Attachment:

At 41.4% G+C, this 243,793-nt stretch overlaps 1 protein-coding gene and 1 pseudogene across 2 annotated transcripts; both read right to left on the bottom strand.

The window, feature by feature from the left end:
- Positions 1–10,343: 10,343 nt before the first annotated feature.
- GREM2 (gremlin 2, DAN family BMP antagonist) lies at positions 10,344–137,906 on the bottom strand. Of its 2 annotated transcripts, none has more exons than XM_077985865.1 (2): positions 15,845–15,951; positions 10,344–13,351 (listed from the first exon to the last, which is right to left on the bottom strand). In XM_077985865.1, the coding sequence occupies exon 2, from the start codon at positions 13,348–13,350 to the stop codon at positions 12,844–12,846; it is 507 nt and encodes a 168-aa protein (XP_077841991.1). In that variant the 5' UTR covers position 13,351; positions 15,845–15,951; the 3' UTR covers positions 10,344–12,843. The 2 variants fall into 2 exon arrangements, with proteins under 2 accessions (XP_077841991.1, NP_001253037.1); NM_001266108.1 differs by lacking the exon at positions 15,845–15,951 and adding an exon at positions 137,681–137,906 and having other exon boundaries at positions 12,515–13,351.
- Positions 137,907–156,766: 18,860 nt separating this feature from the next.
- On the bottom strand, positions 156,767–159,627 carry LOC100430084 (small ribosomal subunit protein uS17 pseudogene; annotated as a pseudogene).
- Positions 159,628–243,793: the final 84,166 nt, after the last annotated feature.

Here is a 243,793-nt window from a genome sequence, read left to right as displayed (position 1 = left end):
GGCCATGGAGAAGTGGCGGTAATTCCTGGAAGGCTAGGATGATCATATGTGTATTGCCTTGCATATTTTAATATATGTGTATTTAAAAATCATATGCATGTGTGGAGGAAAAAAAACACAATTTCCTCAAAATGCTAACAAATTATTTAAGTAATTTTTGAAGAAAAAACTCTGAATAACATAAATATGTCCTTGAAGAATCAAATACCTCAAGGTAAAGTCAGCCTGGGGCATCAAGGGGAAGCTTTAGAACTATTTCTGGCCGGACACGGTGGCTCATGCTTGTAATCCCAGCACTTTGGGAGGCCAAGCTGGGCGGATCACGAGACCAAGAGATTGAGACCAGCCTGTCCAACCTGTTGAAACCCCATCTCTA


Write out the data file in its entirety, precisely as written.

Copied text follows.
At 41.4% G+C, this 243,793-nt stretch overlaps 1 protein-coding gene and 1 pseudogene across 2 annotated transcripts; both read right to left on the bottom strand.

The window, feature by feature from the left end:
- Positions 1–10,343: 10,343 nt before the first annotated feature.
- GREM2 (gremlin 2, DAN family BMP antagonist) lies at positions 10,344–137,906 on the bottom strand. Of its 2 annotated transcripts, none has more exons than XM_077985865.1 (2): positions 15,845–15,951; positions 10,344–13,351 (listed from the first exon to the last, which is right to left on the bottom strand). In XM_077985865.1, the coding sequence occupies exon 2, from the start codon at positions 13,348–13,350 to the stop codon at positions 12,844–12,846; it is 507 nt and encodes a 168-aa protein (XP_077841991.1). In that variant the 5' UTR covers position 13,351; positions 15,845–15,951; the 3' UTR covers positions 10,344–12,843. The 2 variants fall into 2 exon arrangements, with proteins under 2 accessions (XP_077841991.1, NP_001253037.1); NM_001266108.1 differs by lacking the exon at positions 15,845–15,951 and adding an exon at positions 137,681–137,906 and having other exon boundaries at positions 12,515–13,351.
- Positions 137,907–156,766: 18,860 nt separating this feature from the next.
- On the bottom strand, positions 156,767–159,627 carry LOC100430084 (small ribosomal subunit protein uS17 pseudogene; annotated as a pseudogene).
- Positions 159,628–243,793: the final 84,166 nt, after the last annotated feature.

Here is a 243,793-nt window from a genome sequence, read left to right as displayed (position 1 = left end):
GGCCATGGAGAAGTGGCGGTAATTCCTGGAAGGCTAGGATGATCATATGTGTATTGCCTTGCATATTTTAATATATGTGTATTTAAAAATCATATGCATGTGTGGAGGAAAAAAAACACAATTTCCTCAAAATGCTAACAAATTATTTAAGTAATTTTTGAAGAAAAAACTCTGAATAACATAAATATGTCCTTGAAGAATCAAATACCTCAAGGTAAAGTCAGCCTGGGGCATCAAGGGGAAGCTTTAGAACTATTTCTGGCCGGACACGGTGGCTCATGCTTGTAATCCCAGCACTTTGGGAGGCCAAGCTGGGCGGATCACGAGACCAAGAGATTGAGACCAGCCTGTCCAACCTGTTGAAACCCCATCTCTA